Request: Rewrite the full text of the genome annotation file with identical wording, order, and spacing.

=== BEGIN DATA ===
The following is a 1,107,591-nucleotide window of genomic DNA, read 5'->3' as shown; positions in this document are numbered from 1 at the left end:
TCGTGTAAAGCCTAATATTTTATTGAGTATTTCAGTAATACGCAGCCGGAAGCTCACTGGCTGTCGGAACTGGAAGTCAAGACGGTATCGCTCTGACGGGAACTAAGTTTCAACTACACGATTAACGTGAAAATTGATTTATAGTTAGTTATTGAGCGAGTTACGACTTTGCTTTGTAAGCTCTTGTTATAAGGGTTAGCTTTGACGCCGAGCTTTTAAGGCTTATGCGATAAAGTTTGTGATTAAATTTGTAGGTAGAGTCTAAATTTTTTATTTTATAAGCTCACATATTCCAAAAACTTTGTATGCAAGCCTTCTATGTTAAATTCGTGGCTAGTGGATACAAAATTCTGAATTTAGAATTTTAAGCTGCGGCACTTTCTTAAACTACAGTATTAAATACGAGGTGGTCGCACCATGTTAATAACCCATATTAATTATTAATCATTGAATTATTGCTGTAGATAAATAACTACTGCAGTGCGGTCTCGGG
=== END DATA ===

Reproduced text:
The following is a 1,107,591-nucleotide window of genomic DNA, read 5'->3' as shown; positions in this document are numbered from 1 at the left end:
TCGTGTAAAGCCTAATATTTTATTGAGTATTTCAGTAATACGCAGCCGGAAGCTCACTGGCTGTCGGAACTGGAAGTCAAGACGGTATCGCTCTGACGGGAACTAAGTTTCAACTACACGATTAACGTGAAAATTGATTTATAGTTAGTTATTGAGCGAGTTACGACTTTGCTTTGTAAGCTCTTGTTATAAGGGTTAGCTTTGACGCCGAGCTTTTAAGGCTTATGCGATAAAGTTTGTGATTAAATTTGTAGGTAGAGTCTAAATTTTTTATTTTATAAGCTCACATATTCCAAAAACTTTGTATGCAAGCCTTCTATGTTAAATTCGTGGCTAGTGGATACAAAATTCTGAATTTAGAATTTTAAGCTGCGGCACTTTCTTAAACTACAGTATTAAATACGAGGTGGTCGCACCATGTTAATAACCCATATTAATTATTAATCATTGAATTATTGCTGTAGATAAATAACTACTGCAGTGCGGTCTCGGG